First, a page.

Commonwealth countries such as the Caribbean, Sri Lanka, Kenya, Jamaica, India, and Nigeria will be a part of the programme. Students will be able to take part in a range of activities, such as teaching English in schools, and working for environmental, social and governance programmes.

There will also be the opportunity to take part in safaris, pick tea leaves, and plant mangroves. Moorcroft views these activities as a chance for members of the Windrush generation to give something back to their parent countries. She is especially keen to break down barriers to achievement for younger people.

Moorcroft has also founded a community interest company called Zedgeneration, which encourages small global communities to work together and built a better future.

They have partnered with a not-for-profit social enterprise company called Catalyst in Communities, and also Buildeco, a construction company which works in partnership with councils and housing associations to provide modular flat-pack eco-designed housing.

Robin Lockhart FRSA, director of Catalyst in Communities and a Commonwealth Youth ambassador, said: “All new knowledge exists outside of our comfort zone and our job as Youth Coaches at Catalyst In Communities is to facilitate processes that stretch the comfort zone.”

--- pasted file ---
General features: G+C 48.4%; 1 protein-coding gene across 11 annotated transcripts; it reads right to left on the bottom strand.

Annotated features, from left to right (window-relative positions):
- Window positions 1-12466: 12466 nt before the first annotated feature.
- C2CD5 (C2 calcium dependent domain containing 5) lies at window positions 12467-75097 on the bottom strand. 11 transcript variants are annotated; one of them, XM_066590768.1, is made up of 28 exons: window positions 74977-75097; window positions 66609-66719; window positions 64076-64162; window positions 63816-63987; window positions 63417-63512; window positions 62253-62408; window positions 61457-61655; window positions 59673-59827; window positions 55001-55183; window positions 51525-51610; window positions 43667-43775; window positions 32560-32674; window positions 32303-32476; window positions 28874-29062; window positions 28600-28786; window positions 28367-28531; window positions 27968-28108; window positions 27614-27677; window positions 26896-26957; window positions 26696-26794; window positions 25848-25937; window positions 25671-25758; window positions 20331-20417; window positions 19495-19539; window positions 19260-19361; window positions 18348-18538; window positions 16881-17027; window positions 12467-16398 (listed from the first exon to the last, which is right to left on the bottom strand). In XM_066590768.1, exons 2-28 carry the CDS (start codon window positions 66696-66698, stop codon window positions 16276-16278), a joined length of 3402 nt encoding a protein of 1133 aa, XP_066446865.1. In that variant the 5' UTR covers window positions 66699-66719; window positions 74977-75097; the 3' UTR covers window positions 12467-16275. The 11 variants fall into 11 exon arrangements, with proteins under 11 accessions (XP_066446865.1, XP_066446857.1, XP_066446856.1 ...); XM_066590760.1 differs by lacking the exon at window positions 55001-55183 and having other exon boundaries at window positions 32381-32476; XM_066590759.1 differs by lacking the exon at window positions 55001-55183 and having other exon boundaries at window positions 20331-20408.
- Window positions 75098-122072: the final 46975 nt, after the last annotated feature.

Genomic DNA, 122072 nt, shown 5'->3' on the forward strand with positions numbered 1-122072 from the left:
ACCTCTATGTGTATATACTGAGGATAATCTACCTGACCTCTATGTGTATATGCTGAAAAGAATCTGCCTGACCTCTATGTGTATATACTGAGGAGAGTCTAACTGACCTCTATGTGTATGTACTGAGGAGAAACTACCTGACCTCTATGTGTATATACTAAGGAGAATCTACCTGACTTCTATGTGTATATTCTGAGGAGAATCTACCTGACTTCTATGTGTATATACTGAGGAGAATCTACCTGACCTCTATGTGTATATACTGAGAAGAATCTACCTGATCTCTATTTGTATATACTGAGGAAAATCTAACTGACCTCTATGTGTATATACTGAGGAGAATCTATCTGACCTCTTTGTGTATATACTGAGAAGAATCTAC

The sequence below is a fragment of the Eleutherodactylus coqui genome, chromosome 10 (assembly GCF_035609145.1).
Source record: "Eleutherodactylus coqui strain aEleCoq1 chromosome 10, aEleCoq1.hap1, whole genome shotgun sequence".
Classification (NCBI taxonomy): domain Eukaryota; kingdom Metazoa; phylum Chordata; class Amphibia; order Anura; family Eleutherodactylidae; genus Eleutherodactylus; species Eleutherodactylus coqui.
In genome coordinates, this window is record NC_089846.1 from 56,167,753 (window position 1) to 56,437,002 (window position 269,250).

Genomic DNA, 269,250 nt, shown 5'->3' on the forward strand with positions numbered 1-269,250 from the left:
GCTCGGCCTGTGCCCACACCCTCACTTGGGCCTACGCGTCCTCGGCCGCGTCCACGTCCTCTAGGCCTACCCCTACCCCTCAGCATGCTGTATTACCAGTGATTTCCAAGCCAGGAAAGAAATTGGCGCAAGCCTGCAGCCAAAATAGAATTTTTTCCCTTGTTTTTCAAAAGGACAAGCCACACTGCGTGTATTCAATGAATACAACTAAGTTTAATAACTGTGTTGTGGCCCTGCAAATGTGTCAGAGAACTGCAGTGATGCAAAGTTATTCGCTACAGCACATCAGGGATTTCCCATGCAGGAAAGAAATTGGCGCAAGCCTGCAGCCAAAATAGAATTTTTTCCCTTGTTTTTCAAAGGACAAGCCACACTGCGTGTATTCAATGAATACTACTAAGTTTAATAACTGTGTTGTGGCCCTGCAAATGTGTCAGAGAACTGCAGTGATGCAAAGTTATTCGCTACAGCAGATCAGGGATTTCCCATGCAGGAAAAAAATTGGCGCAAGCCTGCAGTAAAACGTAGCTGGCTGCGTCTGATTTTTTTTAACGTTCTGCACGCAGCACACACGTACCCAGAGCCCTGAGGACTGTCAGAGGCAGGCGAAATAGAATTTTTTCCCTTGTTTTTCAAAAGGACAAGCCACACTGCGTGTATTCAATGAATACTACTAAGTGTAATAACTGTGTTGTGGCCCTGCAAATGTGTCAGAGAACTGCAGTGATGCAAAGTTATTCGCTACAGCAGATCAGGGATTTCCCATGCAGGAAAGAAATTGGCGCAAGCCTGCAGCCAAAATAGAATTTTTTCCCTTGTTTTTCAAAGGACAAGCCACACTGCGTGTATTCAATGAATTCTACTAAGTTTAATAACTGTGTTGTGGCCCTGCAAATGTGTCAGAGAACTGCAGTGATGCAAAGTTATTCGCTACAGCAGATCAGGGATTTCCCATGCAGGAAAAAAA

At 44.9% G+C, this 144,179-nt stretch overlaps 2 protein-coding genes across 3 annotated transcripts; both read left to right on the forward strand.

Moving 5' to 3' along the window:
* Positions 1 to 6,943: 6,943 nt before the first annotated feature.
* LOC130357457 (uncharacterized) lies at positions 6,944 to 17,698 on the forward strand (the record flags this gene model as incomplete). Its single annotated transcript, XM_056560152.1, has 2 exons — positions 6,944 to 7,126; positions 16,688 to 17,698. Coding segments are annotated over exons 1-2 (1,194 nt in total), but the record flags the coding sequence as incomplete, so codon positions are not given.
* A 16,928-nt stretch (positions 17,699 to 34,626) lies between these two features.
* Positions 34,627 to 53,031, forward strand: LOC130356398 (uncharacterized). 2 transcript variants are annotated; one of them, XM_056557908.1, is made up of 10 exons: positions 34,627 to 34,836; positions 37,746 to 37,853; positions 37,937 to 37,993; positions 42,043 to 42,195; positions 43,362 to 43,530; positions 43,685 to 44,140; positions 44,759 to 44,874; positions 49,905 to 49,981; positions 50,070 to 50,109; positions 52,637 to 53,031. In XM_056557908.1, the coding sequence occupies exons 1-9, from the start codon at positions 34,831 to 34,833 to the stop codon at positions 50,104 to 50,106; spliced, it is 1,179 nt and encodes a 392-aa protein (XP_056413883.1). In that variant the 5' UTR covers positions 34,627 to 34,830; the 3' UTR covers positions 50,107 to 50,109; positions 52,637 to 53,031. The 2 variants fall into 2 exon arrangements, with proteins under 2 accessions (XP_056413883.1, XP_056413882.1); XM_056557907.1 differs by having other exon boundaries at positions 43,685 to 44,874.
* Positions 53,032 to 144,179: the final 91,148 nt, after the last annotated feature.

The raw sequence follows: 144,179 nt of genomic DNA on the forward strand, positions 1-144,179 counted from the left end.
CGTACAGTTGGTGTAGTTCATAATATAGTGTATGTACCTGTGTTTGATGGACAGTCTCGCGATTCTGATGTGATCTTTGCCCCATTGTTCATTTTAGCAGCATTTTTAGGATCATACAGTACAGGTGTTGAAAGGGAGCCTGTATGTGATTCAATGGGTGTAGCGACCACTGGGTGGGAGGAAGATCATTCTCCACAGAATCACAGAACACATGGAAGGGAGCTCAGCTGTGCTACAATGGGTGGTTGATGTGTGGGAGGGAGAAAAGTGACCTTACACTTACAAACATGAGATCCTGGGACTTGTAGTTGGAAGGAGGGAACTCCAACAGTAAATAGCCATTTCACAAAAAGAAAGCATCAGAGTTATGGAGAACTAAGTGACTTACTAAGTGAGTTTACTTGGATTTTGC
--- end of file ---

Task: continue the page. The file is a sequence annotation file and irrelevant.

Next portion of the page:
Together the organisations hope to create ways of working and living sustainably, both at home and overseas. They are keen to invest in the green economy, lower fuel bills, reduce poverty levels, and mitigate the effects of climate change.

 

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Barnsley Roads And Paths Set For Improvements

Barnsley Roads And Paths Set For Improvements

26th Apr 2021

Like any other town in Yorkshire and Lincolnshire, Barnsley will have seen its fair share of winter damage to roads and footpaths caused by the cold and wet weather. In response, Barnsley Council has announced its fund to carry out repair work.

According to a cabinet report that is set to be approved next week, the local authority is to spend £18.6 million over the 2021-22 financial year on repairs, of which £2 million has been specifically set aside for potholes, the Barnsley Chronicle reports.

Tarmac surfacing contractors across Yorkshire will be looking to get contracts for the work, which will see a range of projects taking place to fix damaged roads in the district. Indeed, work has already started on some schemes, with £2 million being spent so far this year up to the end of March.